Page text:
a 24-foot drawing of “The Great War”

La-155583-ca-0119-sacco-002-lob-jpg-20131030David L. Ulin at The LA Times:

“I didn't want this to be about bravery,” he insists, “but about carnage and its aftereffects. There was such enthusiasm on both sides. This was where you had to be if you were a young man of a certain age. But where does it lead? Even when I was drawing, I wanted to think about these things. I always knew that the battle would be at the center, but I also wanted to illustrate the trenches, and how they kept feeding, always feeding, the beast.”

This is the difference between history and journalism, which we might define as the difference between the big picture and the small. When it comes to journalism, in other words, it is important to see the faces of the soldiers, whereas history involves too many faces to see them all.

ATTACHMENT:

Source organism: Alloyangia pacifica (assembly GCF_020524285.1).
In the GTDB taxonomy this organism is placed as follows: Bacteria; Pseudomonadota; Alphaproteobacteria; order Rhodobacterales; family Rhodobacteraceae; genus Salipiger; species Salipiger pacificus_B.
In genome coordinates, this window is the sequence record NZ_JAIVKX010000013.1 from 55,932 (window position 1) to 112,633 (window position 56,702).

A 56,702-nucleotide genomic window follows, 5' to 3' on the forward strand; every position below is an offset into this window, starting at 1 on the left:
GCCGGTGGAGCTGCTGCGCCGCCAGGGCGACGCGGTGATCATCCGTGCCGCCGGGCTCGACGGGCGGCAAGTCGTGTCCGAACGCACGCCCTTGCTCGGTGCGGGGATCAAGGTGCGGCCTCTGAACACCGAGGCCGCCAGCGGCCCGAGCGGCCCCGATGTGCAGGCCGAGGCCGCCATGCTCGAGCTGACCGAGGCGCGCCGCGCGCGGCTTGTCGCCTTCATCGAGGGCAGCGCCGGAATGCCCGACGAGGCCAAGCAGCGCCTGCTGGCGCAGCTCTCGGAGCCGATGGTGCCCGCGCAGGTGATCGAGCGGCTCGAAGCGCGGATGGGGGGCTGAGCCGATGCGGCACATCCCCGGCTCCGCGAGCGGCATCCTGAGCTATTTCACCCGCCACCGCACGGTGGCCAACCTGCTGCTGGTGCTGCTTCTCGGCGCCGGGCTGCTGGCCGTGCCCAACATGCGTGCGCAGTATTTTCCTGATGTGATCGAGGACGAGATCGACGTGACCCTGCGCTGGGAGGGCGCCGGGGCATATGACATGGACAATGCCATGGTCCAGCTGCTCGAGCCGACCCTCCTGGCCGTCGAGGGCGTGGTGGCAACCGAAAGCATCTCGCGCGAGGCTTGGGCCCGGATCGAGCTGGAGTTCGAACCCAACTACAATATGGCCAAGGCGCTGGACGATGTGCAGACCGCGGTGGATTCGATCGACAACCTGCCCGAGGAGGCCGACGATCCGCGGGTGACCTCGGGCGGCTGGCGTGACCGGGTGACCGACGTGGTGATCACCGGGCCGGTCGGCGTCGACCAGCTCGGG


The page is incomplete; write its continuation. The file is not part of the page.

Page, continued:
“As someone who has done a lot of work with conflict,” Sacco says, “I begin to wonder about the species. Not just the British and the Germans; I'm thinking about humanity and our enthusiasm for war. A journalist goes to the next conflict, but in the end, to me, you see the same thing. It's cooperative, but what is it that we cooperate on? What do we put our shoulder to? It never goes away, this great human endeavor that is war.”

more here.